• Remove administrative burdens for health care providers and streamline the reporting process
    • Enable support and consultation from expert physicians (Registered Care Advisors) to inform diagnosis or care plans
  • For ICBC:
    • Access relevant and appropriate information about the injury early, to support treatment and return to function
    • Provide additional support to health care providers when necessary and appropriate
First Visit


Ask the injured person for the ICBC claim number (include this on all reports)

  • If they don’t know their claim number call the ICBC Healthcare Inquiry Unit to verify

Complete the appropriate initial report (Standard or Extended) and submit to ICBC

  • The submitted report acts as the invoice and includes the visit fee
  • Most EMRs have the reports integrated within them
  • For those using paper reports, MOAs can support completion by printing Standard and Extended reports ahead of the appointment for the physician to fill out with the patient. The physician is responsible for selecting which form is to be filled out for each patient.

Bill all appointments to ICBC until the claim is closed

  • After the initial report is completed and submitted, regular follow-up appointments do not need additional reports and should be billed to MSP with ICBC as the third party insurer
  • For appointments needing a Reassessment Report, the report serves as the invoice and includes the office visit fee
  • Ask the injured person if the claim is still open for all appointments related to crash injuries
  • Once the claim is closed, billing reverts to regular MSP

Discuss consent of release of report to ICBC with patient and complete this section of report.

Once claim is closed, discuss with injured person their recovery status and future plans for care of injuries.

Report FAQ

Every patient injured in a car crash will require either a Standard or Extended Report, and in most cases this will be the only report needed. Only in difficult or extended recovery cases will a Reassessment Report be required, either at the MRP’s discretion or at the request of ICBC.

See the report options below. Not sure which report to complete? Check out the flowchart.

Report options

1. GP Standard Medical Report (CL489) ($120)

  • ​A worker or student, and is able to fully complete work, training or studying activities and there is no absence or reduction to these activities; or
  • A non-worker, such as a retiree, and sustains no substantial impairment as a result of their injuries.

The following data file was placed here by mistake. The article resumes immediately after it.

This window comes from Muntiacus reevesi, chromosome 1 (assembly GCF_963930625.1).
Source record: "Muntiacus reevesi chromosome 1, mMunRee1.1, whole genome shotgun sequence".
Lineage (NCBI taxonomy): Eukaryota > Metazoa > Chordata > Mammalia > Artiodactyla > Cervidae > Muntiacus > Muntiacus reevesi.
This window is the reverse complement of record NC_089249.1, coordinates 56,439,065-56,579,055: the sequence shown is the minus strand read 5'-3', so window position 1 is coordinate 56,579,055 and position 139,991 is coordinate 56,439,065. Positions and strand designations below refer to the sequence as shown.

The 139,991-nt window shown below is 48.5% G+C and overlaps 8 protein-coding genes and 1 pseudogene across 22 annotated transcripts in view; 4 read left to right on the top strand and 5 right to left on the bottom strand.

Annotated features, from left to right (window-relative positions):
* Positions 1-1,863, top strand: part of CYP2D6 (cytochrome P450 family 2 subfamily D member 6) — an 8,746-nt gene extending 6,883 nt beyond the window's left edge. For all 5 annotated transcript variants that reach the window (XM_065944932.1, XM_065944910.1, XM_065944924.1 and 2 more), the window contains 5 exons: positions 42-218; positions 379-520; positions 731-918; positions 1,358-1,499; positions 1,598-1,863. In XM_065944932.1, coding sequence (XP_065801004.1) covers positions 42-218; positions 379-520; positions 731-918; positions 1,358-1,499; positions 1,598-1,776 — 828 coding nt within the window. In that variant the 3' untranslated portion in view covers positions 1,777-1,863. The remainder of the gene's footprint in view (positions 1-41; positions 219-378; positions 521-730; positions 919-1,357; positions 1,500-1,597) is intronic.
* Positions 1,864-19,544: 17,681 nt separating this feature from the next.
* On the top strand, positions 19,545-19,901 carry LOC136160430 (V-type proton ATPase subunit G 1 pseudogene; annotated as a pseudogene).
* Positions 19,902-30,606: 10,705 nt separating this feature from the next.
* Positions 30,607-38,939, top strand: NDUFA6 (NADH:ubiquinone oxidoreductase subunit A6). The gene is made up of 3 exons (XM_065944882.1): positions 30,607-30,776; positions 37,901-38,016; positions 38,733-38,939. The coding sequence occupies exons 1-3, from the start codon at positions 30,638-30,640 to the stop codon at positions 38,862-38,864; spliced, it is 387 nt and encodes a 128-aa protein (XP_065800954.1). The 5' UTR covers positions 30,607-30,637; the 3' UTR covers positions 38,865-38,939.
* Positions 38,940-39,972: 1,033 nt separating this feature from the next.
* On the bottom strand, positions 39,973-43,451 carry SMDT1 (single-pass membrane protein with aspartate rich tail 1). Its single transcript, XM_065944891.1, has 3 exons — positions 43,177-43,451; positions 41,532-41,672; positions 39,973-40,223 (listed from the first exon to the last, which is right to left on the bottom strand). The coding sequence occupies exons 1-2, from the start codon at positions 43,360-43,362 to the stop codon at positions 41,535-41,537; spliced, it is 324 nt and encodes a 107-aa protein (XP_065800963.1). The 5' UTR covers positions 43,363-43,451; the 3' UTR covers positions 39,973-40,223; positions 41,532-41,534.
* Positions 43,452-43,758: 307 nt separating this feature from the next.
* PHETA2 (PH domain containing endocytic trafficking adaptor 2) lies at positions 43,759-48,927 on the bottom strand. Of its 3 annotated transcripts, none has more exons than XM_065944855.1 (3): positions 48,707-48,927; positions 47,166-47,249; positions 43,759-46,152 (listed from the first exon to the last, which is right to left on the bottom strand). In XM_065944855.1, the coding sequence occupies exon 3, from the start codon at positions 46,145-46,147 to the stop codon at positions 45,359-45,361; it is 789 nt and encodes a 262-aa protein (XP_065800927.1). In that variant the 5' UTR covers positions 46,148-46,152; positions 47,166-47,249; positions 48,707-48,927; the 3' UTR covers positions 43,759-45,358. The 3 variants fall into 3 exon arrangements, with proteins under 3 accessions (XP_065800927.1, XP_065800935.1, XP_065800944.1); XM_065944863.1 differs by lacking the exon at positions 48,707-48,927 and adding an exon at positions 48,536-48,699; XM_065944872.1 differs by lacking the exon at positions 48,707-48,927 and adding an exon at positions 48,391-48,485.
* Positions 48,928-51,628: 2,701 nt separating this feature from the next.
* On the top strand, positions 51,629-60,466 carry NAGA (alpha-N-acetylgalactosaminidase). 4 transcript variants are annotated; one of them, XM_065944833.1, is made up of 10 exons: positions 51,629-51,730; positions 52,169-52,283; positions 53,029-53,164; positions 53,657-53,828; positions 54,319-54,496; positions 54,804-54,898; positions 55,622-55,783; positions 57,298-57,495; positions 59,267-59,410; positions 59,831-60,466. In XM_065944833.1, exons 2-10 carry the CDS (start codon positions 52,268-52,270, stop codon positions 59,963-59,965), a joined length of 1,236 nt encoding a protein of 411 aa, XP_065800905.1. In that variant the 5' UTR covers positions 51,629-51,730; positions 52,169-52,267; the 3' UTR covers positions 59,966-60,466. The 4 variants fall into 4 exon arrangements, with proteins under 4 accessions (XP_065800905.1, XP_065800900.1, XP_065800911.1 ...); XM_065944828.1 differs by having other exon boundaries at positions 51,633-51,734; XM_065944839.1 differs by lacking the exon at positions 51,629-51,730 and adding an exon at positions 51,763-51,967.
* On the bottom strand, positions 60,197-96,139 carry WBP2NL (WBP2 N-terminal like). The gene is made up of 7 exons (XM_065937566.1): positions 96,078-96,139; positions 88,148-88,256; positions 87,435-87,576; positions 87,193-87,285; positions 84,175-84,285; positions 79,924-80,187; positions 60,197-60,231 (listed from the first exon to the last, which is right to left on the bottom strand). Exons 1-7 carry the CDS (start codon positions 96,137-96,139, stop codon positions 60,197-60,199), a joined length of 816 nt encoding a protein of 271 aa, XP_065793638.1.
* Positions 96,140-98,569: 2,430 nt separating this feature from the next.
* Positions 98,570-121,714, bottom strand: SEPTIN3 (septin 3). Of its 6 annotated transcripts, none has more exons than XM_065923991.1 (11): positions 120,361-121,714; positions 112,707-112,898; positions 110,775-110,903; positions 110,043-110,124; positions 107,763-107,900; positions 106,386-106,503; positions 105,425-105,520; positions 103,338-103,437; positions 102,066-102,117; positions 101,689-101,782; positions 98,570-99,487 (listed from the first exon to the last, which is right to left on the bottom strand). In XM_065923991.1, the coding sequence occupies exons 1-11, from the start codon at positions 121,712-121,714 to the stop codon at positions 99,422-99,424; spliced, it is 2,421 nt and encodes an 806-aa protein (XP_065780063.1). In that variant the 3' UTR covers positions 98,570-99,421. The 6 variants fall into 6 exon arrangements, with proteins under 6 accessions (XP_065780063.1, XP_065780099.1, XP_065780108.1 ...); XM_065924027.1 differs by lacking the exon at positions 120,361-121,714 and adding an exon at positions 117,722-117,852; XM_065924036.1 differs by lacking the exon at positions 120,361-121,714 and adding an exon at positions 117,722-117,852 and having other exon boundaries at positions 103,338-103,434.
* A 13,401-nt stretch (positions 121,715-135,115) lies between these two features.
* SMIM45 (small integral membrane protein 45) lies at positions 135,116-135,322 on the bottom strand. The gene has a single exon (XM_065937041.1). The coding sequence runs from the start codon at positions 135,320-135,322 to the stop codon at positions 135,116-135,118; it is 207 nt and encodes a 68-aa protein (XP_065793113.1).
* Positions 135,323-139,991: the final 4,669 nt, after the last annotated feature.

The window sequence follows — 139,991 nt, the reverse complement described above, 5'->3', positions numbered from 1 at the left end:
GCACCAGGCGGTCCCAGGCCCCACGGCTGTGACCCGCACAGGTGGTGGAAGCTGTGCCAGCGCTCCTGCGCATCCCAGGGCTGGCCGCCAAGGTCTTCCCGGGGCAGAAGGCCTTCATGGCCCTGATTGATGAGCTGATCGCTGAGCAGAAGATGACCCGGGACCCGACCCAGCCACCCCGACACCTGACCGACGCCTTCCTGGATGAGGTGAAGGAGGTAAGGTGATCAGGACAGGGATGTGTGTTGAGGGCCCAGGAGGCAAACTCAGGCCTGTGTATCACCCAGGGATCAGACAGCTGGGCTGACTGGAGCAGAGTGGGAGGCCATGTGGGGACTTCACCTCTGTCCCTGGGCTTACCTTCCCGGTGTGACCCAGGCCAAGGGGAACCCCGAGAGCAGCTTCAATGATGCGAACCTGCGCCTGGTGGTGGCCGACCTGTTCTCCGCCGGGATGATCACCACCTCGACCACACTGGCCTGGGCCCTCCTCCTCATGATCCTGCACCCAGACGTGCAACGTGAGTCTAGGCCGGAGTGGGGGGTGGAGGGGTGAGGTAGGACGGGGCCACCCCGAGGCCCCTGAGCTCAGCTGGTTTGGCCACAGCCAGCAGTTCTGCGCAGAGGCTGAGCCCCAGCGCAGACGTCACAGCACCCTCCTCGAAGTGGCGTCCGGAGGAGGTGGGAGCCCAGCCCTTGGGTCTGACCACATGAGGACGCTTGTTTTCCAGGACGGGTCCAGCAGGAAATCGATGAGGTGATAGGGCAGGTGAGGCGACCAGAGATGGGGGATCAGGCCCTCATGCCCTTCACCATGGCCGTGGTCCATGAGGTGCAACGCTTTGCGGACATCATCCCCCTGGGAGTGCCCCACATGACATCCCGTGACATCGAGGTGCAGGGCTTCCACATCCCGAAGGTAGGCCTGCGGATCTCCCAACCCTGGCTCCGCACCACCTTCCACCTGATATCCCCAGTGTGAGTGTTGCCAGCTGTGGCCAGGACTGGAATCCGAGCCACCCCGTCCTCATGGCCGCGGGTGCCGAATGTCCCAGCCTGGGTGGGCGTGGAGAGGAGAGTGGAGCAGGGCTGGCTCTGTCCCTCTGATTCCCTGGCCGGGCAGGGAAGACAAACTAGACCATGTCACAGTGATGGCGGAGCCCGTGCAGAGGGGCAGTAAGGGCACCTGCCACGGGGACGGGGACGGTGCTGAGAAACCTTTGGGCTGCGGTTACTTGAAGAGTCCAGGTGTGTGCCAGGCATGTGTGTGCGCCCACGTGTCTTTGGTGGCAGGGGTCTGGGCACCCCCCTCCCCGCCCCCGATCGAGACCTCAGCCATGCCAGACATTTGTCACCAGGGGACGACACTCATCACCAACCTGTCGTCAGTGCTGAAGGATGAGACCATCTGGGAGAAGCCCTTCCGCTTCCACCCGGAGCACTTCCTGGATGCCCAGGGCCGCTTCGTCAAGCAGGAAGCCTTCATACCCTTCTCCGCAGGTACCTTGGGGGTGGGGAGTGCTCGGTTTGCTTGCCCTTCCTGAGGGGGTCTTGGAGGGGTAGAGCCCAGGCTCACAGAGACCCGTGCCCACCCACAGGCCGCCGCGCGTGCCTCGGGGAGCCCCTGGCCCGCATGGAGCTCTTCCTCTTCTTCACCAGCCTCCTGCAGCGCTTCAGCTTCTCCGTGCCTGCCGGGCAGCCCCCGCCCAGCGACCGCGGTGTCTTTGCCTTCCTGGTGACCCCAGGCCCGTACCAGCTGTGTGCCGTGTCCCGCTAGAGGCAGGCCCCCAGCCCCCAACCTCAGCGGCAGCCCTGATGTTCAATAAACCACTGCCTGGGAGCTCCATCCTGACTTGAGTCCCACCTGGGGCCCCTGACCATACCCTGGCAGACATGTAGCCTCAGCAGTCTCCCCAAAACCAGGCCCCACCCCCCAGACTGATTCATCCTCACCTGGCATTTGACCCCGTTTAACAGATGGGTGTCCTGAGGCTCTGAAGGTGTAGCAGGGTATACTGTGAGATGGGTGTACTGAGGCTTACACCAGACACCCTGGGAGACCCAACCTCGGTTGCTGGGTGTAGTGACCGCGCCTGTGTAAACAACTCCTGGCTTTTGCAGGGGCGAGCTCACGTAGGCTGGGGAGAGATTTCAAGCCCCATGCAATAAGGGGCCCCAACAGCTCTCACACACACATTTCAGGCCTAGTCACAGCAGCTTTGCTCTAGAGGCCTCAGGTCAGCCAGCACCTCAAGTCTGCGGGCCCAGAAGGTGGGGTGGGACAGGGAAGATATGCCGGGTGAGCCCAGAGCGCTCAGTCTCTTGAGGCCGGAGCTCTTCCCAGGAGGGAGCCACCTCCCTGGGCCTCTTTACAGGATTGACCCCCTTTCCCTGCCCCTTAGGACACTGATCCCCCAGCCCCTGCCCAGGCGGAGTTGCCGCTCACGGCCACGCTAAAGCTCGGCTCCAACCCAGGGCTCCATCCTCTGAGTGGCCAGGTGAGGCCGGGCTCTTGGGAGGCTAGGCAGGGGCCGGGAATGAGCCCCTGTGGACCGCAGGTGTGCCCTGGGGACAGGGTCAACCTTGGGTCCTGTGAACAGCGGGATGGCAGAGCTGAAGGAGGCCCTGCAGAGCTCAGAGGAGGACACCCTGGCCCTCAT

2. GP Extended Medical Report (CL489A) ($325)

  • For injured people that are off work/school, on a modified work plan, or are experiencing significant functional impairment and unable to perform their typical activities of daily living.

Important notes about the Extended Report

  • Includes important information about the injured person’s modified or off work details

3. GP Reassessment Medical Report (CL489B) ($210)

  • For injured people that are not recovering as expected at or before 90 days from the crash and MRP is considering referral to a Registered Care Advisor (RCA);
  • If the injured person requires a modified treatment plan; or
  • If a Reassessment Report is requested by ICBC.

Important notes about the Reassessment Report

  • It includes elements of a physical examination and detailed documentation
  • The Reassessment Report should be informed by the Extended Report and includes fields for the MRP to detail how the injured person has progressed
  • If an RCA is required, this Report will be a primary component of the referral
    • The MRP does the referral – ICBC is not involved in this process
    • Access roster of RCAs in specific areas of practice here
  • Provides status updates on progress to ICBC
  • There may be scenarios in which treatment is suggested that is outside the preapproved limits – this report will provide information so that ICBC can approve any treatment that may be above and beyond the preapproved options
  • The reassessment report enables further customization of treatment plans. There is an opportunity to consider expansion of services to address psychological barriers. Also, consideration of other treatments that may help with pain management and connection to community resources that can provide community-based support (e.g. Occupational Therapy for pain management, PainBC).

(Download a printable PDF of report options)

Follow-up visits (no report) vs. change in circumstance (Reassessment Report)

Bill all follow-up visits to MSP via Teleplan at the current MSP established rate and select ICBC as the third party insurer. Only the initial appointment requires you to submit a GP Standard Medical Report or GP Extended Medical Report.

However, if a patient is not recovering as expected, if you identify additional barriers to recovery that should be reflected in the treatment plan, or if the diagnosis changes, submit a Reassessment Report.

A Reassessment Report is required if:

  1. The treatment plan and/or diagnosis has changed;
  2. You would like to refer to a Register Care Advisor (RCA); or
  3. ICBC requests this report.

Complete the Reassessment Report at or near 90 days after the patient's accident date. If Reassessment Report or RCA is required after 90 days, submit the Reassessment Report for ICBC’s consideration.